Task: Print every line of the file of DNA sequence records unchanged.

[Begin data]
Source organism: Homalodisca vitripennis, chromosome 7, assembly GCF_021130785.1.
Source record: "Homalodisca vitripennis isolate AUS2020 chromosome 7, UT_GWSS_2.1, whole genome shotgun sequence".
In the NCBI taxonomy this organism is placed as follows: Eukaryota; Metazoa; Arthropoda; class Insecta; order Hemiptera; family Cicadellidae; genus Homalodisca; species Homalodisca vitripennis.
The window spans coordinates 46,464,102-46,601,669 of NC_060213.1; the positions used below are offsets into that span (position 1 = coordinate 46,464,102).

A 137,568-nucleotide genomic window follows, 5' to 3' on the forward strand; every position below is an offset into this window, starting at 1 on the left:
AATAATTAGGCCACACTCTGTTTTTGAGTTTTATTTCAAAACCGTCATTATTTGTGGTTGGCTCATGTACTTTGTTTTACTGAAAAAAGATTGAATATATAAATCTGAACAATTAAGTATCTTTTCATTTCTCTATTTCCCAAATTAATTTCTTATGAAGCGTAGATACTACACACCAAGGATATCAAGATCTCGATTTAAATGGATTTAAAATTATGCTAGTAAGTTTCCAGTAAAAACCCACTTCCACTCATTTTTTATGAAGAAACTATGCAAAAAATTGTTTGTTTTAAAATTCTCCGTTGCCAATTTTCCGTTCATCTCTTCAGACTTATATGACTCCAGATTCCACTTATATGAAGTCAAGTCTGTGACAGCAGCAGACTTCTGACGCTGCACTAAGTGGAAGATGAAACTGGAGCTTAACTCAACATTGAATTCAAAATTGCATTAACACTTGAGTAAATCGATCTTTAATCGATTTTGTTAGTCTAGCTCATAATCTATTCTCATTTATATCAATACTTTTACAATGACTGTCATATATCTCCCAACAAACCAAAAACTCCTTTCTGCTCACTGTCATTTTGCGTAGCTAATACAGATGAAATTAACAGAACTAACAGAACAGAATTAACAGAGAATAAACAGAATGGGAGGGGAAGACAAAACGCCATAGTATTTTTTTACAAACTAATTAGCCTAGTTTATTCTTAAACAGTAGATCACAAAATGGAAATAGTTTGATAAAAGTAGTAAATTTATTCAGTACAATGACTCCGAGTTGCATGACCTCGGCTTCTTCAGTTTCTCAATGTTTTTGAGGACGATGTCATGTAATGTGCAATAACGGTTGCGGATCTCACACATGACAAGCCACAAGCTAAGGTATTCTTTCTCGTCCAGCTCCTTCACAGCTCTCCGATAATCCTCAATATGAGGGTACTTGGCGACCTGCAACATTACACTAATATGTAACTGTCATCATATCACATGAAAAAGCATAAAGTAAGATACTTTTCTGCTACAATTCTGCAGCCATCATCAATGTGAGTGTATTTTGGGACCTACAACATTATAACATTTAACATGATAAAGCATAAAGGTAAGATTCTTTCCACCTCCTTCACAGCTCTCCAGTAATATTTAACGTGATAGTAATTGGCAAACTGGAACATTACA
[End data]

Source organism: Homalodisca vitripennis, chromosome 7, assembly GCF_021130785.1.
Source record: "Homalodisca vitripennis isolate AUS2020 chromosome 7, UT_GWSS_2.1, whole genome shotgun sequence".
In the NCBI taxonomy this organism is placed as follows: Eukaryota; Metazoa; Arthropoda; class Insecta; order Hemiptera; family Cicadellidae; genus Homalodisca; species Homalodisca vitripennis.
The window spans coordinates 46,464,102-46,601,669 of NC_060213.1; the positions used below are offsets into that span (position 1 = coordinate 46,464,102).

A 137,568-nucleotide genomic window follows, 5' to 3' on the forward strand; every position below is an offset into this window, starting at 1 on the left:
AATAATTAGGCCACACTCTGTTTTTGAGTTTTATTTCAAAACCGTCATTATTTGTGGTTGGCTCATGTACTTTGTTTTACTGAAAAAAGATTGAATATATAAATCTGAACAATTAAGTATCTTTTCATTTCTCTATTTCCCAAATTAATTTCTTATGAAGCGTAGATACTACACACCAAGGATATCAAGATCTCGATTTAAATGGATTTAAAATTATGCTAGTAAGTTTCCAGTAAAAACCCACTTCCACTCATTTTTTATGAAGAAACTATGCAAAAAATTGTTTGTTTTAAAATTCTCCGTTGCCAATTTTCCGTTCATCTCTTCAGACTTATATGACTCCAGATTCCACTTATATGAAGTCAAGTCTGTGACAGCAGCAGACTTCTGACGCTGCACTAAGTGGAAGATGAAACTGGAGCTTAACTCAACATTGAATTCAAAATTGCATTAACACTTGAGTAAATCGATCTTTAATCGATTTTGTTAGTCTAGCTCATAATCTATTCTCATTTATATCAATACTTTTACAATGACTGTCATATATCTCCCAACAAACCAAAAACTCCTTTCTGCTCACTGTCATTTTGCGTAGCTAATACAGATGAAATTAACAGAACTAACAGAACAGAATTAACAGAGAATAAACAGAATGGGAGGGGAAGACAAAACGCCATAGTATTTTTTTACAAACTAATTAGCCTAGTTTATTCTTAAACAGTAGATCACAAAATGGAAATAGTTTGATAAAAGTAGTAAATTTATTCAGTACAATGACTCCGAGTTGCATGACCTCGGCTTCTTCAGTTTCTCAATGTTTTTGAGGACGATGTCATGTAATGTGCAATAACGGTTGCGGATCTCACACATGACAAGCCACAAGCTAAGGTATTCTTTCTCGTCCAGCTCCTTCACAGCTCTCCGATAATCCTCAATATGAGGGTACTTGGCGACCTGCAACATTACACTAATATGTAACTGTCATCATATCACATGAAAAAGCATAAAGTAAGATACTTTTCTGCTACAATTCTGCAGCCATCATCAATGTGAGTGTATTTTGGGACCTACAACATTATAACATTTAACATGATAAAGCATAAAGGTAAGATTCTTTCCACCTCCTTCACAGCTCTCCAGTAATATTTAACGTGATAGTAATTGGCAAACTGGAACATTACA